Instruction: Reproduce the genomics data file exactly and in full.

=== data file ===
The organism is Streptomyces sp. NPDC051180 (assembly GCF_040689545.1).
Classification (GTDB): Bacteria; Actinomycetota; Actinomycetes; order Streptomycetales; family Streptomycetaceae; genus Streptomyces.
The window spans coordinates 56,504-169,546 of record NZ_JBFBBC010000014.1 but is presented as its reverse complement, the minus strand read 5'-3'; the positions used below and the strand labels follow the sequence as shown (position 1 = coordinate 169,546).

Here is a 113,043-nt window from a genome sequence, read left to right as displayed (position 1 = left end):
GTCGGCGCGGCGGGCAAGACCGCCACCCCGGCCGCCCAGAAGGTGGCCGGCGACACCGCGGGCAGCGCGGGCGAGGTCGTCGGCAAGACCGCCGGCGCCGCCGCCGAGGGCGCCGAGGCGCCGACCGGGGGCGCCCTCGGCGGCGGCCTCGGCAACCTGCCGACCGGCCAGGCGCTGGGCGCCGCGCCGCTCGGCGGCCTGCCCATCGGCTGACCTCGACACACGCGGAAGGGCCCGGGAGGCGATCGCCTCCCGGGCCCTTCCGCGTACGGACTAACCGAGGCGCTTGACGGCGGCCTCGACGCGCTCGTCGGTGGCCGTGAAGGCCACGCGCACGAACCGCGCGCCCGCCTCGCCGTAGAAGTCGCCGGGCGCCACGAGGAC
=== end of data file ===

The organism is Streptomyces sp. NPDC051180 (assembly GCF_040689545.1).
Classification (GTDB): Bacteria; Actinomycetota; Actinomycetes; order Streptomycetales; family Streptomycetaceae; genus Streptomyces.
The window spans coordinates 56,504-169,546 of record NZ_JBFBBC010000014.1 but is presented as its reverse complement, the minus strand read 5'-3'; the positions used below and the strand labels follow the sequence as shown (position 1 = coordinate 169,546).

Here is a 113,043-nt window from a genome sequence, read left to right as displayed (position 1 = left end):
GTCGGCGCGGCGGGCAAGACCGCCACCCCGGCCGCCCAGAAGGTGGCCGGCGACACCGCGGGCAGCGCGGGCGAGGTCGTCGGCAAGACCGCCGGCGCCGCCGCCGAGGGCGCCGAGGCGCCGACCGGGGGCGCCCTCGGCGGCGGCCTCGGCAACCTGCCGACCGGCCAGGCGCTGGGCGCCGCGCCGCTCGGCGGCCTGCCCATCGGCTGACCTCGACACACGCGGAAGGGCCCGGGAGGCGATCGCCTCCCGGGCCCTTCCGCGTACGGACTAACCGAGGCGCTTGACGGCGGCCTCGACGCGCTCGTCGGTGGCCGTGAAGGCCACGCGCACGAACCGCGCGCCCGCCTCGCCGTAGAAGTCGCCGGGCGCCACGAGGAC